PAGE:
Controllability: On a telehandler, for example, the operator often moves more than one actuator at a time. Hydraulic systems can encounter cross-talk between the control and load-holding valves that result in a chattering in the cylinder. INCOVA's distributed valve acts as the control valve and load-holding valve, eliminating cross-talk. Coordinated X-Y motion is achievable, as well.
Reliability: By reducing the number of fittings and the length of plumbing required, INCOVA helps reduce the main warranty issue for most OEMs. On a telehandler, the length of plumbing can be reduced by 50% and the number of fittings by 30%. The system's individual components are built to Husco's strict design practices to ensure reliable products.
Flexibility: With the distributed topology, there are only two hoses in a telehandler boom, the pressure and tank lines. Valves and features can be added with ease. The system utilizes a J1939 CAN bus system. Four small wires go up the boom, which allows the customer to put electronics out on the end of the boom, such as a joystick.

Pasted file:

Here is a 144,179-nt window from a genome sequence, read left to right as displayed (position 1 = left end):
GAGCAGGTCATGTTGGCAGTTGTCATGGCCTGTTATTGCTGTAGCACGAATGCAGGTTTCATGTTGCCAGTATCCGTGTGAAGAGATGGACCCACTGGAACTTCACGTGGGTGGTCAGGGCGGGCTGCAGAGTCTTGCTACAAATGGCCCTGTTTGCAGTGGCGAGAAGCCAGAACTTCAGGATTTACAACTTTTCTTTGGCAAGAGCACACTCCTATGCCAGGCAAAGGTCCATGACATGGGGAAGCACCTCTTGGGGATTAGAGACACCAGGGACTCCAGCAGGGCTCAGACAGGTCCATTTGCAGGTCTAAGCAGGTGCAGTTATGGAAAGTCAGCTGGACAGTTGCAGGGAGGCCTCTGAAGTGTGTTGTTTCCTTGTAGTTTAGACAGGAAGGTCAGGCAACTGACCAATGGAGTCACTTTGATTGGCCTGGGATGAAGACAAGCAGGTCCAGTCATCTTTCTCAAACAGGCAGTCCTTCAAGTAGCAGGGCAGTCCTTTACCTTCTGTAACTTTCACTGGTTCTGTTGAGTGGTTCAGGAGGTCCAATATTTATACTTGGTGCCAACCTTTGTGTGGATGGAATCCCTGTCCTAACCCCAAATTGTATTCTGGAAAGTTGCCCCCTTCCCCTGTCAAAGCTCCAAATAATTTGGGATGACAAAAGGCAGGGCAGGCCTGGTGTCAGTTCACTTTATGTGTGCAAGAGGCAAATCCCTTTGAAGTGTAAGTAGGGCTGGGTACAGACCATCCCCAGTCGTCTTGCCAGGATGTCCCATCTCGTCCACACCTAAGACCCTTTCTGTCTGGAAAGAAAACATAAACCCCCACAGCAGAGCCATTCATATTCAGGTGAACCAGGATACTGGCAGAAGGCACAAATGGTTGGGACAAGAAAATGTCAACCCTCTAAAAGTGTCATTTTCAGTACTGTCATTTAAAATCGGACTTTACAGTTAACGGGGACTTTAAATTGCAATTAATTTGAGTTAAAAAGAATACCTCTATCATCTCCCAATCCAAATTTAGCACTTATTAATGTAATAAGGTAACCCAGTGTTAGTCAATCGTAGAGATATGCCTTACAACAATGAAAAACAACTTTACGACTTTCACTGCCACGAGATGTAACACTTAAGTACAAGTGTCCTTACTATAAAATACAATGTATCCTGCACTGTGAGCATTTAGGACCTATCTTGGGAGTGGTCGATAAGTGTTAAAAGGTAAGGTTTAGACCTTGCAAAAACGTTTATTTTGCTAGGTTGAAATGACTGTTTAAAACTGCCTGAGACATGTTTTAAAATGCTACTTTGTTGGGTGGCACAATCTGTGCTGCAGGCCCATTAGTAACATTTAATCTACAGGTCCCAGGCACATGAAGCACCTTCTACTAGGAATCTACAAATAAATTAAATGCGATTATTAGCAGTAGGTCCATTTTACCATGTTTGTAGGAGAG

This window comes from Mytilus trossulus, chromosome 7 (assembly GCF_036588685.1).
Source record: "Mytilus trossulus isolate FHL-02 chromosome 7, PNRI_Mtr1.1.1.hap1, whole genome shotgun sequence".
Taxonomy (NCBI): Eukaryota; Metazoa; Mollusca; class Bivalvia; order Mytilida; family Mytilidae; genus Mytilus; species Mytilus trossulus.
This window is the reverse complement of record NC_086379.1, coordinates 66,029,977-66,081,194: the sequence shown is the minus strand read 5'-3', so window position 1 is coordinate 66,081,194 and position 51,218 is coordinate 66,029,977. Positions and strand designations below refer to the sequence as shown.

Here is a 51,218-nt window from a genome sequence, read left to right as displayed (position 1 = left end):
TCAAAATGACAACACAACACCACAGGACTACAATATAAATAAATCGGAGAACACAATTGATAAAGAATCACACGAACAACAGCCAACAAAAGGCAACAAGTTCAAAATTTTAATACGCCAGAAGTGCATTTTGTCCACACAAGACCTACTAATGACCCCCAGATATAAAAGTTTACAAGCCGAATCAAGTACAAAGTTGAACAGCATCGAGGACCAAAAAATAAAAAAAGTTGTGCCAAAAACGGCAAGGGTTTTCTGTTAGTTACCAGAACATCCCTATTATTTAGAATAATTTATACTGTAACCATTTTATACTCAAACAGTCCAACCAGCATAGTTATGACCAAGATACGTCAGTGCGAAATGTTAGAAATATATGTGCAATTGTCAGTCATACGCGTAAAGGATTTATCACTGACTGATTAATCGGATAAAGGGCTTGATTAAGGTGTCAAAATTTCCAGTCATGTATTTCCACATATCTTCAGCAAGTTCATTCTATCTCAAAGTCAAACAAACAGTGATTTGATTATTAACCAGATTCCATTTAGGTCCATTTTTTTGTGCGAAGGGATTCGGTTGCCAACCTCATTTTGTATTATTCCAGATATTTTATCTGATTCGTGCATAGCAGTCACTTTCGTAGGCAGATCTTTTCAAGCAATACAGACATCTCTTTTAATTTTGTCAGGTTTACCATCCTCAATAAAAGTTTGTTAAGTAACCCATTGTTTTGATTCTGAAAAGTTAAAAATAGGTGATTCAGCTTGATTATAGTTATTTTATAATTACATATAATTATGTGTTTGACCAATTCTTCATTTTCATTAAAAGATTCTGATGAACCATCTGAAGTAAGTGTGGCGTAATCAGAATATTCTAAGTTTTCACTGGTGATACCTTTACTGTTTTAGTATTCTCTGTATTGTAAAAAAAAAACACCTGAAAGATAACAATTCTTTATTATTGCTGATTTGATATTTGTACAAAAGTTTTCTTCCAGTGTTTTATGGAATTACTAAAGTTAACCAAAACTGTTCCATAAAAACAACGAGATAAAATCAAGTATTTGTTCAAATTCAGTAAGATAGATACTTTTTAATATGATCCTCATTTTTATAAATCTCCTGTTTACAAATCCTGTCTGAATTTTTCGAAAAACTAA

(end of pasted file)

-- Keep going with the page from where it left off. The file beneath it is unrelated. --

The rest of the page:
Cost: The INCOVA system is less than or equal to a traditional pilot-operated hydraulic system, while providing features that would not otherwise be possible. This is accomplished by eliminating many of the components found in a traditional system.
Total machine control
Understanding INCOVA requires the customer to think about hydraulic systems in a new way. Husco began the educational process at two separate booths at ConExpo in Las Vegas earlier this year. "One of the best things about ConExpo is that you get OEMs and end-users in the display areas, where they could operate the INCOVA-equipped telehandler we had on display," says Kolbe. "While the end-users might not know the ins and outs of hydraulics, they immediately notice that the system is smoother, easier to use, and more controllable.
"When you're developing new technology it is good to have the confirmation that it provides a value to the end customers of the machines."
The construction and material handling industries are major targets for INCOVA. John Deere will be the first OEM to offer the system on its 410H loader-backhoe this fall. INCOVA will be part of Deere's Total Machine Control system.